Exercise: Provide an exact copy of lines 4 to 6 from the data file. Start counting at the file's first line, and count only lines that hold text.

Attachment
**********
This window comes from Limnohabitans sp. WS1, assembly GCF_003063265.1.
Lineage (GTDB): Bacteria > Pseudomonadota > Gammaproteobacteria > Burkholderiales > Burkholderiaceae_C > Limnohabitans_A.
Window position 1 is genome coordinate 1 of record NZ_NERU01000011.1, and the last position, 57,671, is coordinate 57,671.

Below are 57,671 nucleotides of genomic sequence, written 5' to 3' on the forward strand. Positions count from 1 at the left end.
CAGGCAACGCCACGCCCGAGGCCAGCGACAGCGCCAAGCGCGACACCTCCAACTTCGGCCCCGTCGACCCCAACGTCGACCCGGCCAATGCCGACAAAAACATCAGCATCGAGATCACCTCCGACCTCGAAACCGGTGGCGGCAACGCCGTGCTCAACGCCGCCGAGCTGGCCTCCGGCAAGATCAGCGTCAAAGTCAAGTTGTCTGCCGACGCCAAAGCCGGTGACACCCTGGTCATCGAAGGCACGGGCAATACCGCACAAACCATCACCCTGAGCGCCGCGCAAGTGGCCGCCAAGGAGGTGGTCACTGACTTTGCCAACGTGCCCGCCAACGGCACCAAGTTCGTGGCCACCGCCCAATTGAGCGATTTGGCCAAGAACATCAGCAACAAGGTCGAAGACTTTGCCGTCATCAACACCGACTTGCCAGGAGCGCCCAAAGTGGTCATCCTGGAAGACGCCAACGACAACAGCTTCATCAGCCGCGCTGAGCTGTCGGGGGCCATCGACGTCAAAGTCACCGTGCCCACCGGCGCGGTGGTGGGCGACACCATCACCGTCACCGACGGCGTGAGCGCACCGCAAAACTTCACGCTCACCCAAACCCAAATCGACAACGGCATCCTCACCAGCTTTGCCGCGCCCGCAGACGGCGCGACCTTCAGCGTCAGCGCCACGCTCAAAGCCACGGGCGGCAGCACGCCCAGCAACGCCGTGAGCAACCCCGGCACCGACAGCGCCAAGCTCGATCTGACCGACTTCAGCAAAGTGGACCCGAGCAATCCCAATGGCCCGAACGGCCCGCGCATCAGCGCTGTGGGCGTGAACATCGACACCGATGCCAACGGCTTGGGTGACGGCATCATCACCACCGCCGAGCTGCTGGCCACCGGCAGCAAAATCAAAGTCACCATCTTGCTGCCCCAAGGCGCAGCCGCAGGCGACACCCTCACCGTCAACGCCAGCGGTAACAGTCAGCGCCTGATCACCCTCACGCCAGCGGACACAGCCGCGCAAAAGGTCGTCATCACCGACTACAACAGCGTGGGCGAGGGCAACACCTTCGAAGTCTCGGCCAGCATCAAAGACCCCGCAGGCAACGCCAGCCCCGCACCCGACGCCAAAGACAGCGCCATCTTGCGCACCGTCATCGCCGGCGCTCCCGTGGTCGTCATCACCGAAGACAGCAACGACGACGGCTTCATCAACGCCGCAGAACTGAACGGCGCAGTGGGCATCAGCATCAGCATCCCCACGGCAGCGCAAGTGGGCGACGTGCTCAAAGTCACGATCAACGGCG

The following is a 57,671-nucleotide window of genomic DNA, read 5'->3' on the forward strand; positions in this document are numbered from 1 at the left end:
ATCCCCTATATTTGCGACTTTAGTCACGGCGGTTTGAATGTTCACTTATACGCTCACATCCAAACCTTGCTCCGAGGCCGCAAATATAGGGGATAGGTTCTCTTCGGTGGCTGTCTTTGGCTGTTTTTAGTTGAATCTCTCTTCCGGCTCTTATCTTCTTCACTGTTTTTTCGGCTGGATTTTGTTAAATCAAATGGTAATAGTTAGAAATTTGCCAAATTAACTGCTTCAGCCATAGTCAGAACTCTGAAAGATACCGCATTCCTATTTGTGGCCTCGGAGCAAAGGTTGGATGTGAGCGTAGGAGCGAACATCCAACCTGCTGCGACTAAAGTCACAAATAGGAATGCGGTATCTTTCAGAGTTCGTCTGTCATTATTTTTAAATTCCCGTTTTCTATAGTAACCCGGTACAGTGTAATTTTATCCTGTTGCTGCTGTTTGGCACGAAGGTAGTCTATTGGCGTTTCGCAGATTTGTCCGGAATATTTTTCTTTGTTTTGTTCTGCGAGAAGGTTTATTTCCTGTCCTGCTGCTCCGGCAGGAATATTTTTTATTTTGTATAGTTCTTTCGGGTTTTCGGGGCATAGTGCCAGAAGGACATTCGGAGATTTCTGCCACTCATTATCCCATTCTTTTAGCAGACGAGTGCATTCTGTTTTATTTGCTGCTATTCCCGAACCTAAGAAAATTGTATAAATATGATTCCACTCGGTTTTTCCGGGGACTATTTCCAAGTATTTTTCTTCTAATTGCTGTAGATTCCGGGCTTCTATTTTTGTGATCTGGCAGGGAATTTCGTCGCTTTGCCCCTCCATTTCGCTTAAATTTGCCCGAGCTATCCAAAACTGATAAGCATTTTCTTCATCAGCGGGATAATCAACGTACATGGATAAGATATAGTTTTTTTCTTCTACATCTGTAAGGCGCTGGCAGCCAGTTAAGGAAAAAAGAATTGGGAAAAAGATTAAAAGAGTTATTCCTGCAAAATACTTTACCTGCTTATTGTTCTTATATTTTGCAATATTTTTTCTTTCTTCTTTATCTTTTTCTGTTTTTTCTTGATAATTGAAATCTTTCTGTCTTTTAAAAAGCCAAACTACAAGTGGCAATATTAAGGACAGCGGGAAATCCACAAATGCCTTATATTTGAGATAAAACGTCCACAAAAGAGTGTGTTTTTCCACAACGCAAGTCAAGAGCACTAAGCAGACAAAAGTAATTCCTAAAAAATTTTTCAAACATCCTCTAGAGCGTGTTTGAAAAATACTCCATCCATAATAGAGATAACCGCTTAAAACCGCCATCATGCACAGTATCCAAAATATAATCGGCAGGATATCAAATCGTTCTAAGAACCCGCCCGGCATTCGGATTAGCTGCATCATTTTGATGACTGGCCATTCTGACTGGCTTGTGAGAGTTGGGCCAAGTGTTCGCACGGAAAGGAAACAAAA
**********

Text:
Below are 57,671 nucleotides of genomic sequence, written 5' to 3' on the forward strand. Positions count from 1 at the left end.
CAGGCAACGCCACGCCCGAGGCCAGCGACAGCGCCAAGCGCGACACCTCCAACTTCGGCCCCGTCGACCCCAACGTCGACCCGGCCAATGCCGACAAAAACATCAGCATCGAGATCACCTCCGACCTCGAAACCGGTGGCGGCAACGCCGTGCTCAACGCCGCCGAGCTGGCCTCCGGCAAGATCAGCGTCAAAGTCAAGTTGTCTGCCGACGCCAAAGCCGGTGACACCCTGGTCATCGAAGGCACGGGCAATACCGCACAAACCATCACCCTGAGCGCCGCGCAAGTGGCCGCCAAGGAGGTGGTCACTGACTTTGCCAACGTGCCCGCCAACGGCACCAAGTTCGTGGCCACCGCCCAATTGAGCGATTTGGCCAAGAACATCAGCAACAAGGTCGAAGACTTTGCCGTCATCAACACCGACTTGCCAGGAGCGCCCAAAGTGGTCATCCTGGAAGACGCCAACGACAACAGCTTCATCAGCCGCGCTGAGCTGTCGGGGGCCATCGACGTCAAAGTCACCGTGCCCACCGGCGCGGTGGTGGGCGACACCATCACCGTCACCGACGGCGTGAGCGCACCGCAAAACTTCACGCTCACCCAAACCCAAATCGACAACGGCATCCTCACCAGCTTTGCCGCGCCCGCAGACGGCGCGACCTTCAGCGTCAGCGCCACGCTCAAAGCCACGGGCGGCAGCACGCCCAGCAACGCCGTGAGCAACCCCGGCACCGACAGCGCCAAGCTCGATCTGACCGACTTCAGCAAAGTGGACCCGAGCAATCCCAATGGCCCGAACGGCCCGCGCATCAGCGCTGTGGGCGTGAACATCGACACCGATGCCAACGGCTTGGGTGACGGCATCATCACCACCGCCGAGCTGCTGGCCACCGGCAGCAAAATCAAAGTCACCATCTTGCTGCCCCAAGGCGCAGCCGCAGGCGACACCCTCACCGTCAACGCCAGCGGTAACAGTCAGCGCCTGATCACCCTCACGCCAGCGGACACAGCCGCGCAAAAGGTCGTCATCACCGACTACAACAGCGTGGGCGAGGGCAACACCTTCGAAGTCTCGGCCAGCATCAAAGACCCCGCAGGCAACGCCAGCCCCGCACCCGACGCCAAAGACAGCGCCATCTTGCGCACCGTCATCGCCGGCGCTCCCGTGGTCGTCATCACCGAAGACAGCAACGACGACGGCTTCATCAACGCCGCAGAACTGAACGGCGCAGTGGGCATCAGCATCAGCATCCCCACGGCAGCGCAAGTGGGCGACGTGCTCAAAGTCACGATCAACGGCG

The following is a 57,671-nucleotide window of genomic DNA, read 5'->3' on the forward strand; positions in this document are numbered from 1 at the left end: